HIV and Perinatal Transmission: Preventing Perinatal HIV Transmission

HIV can be passed to a baby during pregnancy, childbirth, and breast/chestfeeding. This is called perinatal transmission.
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If you are pregnant or planning to get pregnant, get tested for HIV as soon as possible. If you have HIV, the sooner you start treatment the better—for your health and your baby’s health, and to prevent transmitting HIV to your sex partner. If you don’t have HIV, but your partner does, ask your health care provider about medicine to prevent HIV, called pre-exposure prophylaxis (PrEP). You can also talk to your health care provider about timing sex without a condom to coincide with ovulation to reduce the chances of HIV transmission and increase the likelihood of getting pregnant.

The recommendation that individuals in the United States with HIV should be advised not to breastfeed is considered best practice for preventing HIV transmission. The HHS Panel on Treatment of HIV During Pregnancy and Prevention of Perinatal Transmission and the American Academy of Pediatrics have each published more recent recommendations on perinatal HIV prevention that are consistent with CDC’s recommendation, but offer additional information for health care providers of people with HIV who wish to breast/chestfeed.

What You Can Do If You Are Pregnant and Have HIV
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Visit your health care provider regularly.


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Take HIV treatment as prescribed to stay healthy, protect your partner, and protect your baby.

HIV treatment reduces the amount of HIV in the body (viral load) to a very low level. This is called viral suppression or an undetectable viral load.*

Getting and keeping an undetectable viral load is the best thing you can do to stay healthy and prevent transmission to your baby.


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The risk of transmitting HIV to your baby can be 1% or less if you:

  • Take HIV treatment as prescribed throughout pregnancy and delivery.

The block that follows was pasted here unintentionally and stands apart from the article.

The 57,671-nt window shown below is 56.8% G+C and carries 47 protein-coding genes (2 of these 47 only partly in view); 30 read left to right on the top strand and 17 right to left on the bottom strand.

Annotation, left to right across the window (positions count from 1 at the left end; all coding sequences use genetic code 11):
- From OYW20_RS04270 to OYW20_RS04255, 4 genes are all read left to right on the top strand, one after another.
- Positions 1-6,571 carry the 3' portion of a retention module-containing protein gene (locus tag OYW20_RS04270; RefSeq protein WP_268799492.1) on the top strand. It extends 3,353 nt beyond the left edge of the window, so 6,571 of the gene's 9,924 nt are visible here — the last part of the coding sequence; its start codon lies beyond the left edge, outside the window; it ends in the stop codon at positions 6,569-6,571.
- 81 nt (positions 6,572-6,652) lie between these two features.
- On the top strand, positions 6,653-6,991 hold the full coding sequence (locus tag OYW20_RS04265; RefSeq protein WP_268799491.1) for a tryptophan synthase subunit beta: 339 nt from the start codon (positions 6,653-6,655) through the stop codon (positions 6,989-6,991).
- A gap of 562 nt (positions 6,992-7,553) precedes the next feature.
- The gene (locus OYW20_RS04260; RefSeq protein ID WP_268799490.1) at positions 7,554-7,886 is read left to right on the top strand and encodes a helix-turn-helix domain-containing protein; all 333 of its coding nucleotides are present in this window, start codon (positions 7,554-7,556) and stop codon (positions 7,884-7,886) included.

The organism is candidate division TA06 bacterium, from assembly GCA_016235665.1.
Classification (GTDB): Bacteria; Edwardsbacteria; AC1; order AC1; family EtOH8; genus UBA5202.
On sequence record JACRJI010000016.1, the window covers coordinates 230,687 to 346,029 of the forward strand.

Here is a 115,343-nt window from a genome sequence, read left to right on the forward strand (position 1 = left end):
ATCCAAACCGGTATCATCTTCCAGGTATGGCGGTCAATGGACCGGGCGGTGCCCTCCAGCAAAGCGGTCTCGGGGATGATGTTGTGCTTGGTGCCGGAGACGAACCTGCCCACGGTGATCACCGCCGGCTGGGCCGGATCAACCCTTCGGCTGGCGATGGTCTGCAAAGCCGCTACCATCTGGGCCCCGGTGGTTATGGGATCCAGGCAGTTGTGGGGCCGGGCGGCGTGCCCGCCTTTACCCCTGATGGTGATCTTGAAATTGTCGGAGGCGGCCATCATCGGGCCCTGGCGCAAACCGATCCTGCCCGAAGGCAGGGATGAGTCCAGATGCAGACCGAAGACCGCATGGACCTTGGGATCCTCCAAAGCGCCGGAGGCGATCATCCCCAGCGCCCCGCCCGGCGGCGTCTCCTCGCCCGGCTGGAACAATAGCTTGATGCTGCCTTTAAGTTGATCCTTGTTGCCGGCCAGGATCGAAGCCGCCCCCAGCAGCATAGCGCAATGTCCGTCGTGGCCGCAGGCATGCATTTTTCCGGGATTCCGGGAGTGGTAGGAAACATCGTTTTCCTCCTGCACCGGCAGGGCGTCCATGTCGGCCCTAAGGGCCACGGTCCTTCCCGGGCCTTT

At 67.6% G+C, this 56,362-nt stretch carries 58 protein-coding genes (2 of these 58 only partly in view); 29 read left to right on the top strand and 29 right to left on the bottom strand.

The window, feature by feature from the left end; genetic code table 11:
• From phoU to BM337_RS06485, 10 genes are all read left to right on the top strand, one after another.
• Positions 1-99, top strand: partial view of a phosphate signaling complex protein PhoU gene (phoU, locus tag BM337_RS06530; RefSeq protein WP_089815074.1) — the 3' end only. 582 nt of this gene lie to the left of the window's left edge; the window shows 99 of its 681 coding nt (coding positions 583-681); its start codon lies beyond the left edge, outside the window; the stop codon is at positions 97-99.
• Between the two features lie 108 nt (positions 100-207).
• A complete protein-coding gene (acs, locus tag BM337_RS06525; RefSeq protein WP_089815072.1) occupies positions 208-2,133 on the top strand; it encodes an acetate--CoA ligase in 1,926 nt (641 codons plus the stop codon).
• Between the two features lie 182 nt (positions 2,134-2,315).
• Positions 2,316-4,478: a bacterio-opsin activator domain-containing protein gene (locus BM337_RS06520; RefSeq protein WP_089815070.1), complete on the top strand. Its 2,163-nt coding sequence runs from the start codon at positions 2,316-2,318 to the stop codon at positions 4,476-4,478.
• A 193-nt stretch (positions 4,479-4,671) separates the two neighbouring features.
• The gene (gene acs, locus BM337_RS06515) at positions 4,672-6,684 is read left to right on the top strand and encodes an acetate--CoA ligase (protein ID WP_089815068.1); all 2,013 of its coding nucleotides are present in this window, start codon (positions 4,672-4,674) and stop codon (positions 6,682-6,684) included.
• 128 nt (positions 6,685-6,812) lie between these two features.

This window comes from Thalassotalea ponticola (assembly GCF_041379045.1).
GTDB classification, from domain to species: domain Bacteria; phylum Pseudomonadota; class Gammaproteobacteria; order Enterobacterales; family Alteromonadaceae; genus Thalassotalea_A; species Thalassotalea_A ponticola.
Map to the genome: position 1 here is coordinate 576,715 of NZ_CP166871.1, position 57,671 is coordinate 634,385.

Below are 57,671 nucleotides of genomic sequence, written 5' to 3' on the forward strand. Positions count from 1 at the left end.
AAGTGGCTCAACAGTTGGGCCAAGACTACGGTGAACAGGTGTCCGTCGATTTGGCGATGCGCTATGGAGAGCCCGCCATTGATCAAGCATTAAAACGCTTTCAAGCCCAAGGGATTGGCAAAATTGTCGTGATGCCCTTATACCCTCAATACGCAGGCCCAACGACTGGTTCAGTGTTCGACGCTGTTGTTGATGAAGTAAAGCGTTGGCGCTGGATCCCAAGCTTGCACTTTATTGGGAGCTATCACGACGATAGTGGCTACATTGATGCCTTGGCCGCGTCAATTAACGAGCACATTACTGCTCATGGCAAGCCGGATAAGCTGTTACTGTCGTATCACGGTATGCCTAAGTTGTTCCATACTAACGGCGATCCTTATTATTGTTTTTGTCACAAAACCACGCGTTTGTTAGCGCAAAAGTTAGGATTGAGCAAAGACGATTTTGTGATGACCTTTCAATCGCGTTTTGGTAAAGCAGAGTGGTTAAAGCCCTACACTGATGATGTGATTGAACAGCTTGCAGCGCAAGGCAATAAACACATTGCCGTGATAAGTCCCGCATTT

• Give HIV medicines to your baby for 4 to 6 weeks after birth.

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If your HIV viral load is not low enough, a cesarean delivery can help prevent HIV transmission.


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The current recommendation in the United States is that people with HIV should be advised not to breast/chestfeed and to not pre-chew food for their babies. Keeping an undetectable viral load substantially reduces, but does not eliminate, the risk of transmitting HIV through breast/chestfeeding.

If you have questions about breast/chestfeeding or would like to breast/chestfeed, contact your health care provider for patient-centered, evidence-based counseling on infant feeding options.

*Viral suppression is defined as having less than 200 copies of HIV per milliliter of blood. An undetectable viral load means having a viral load so low that a test can’t detect it. The benefits of having an undetectable viral load also apply to people who stay virally suppressed.

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People who are pregnant or trying to get pregnant should encourage their partners to also get tested for HIV. If either partner has HIV, that partner should take HIV treatment as prescribed to stay healthy and prevent transmission.

For babies with HIV, starting treatment early is important because the virus can progress quickly in children. Providing HIV treatment early can help children with HIV live longer, healthier lives.

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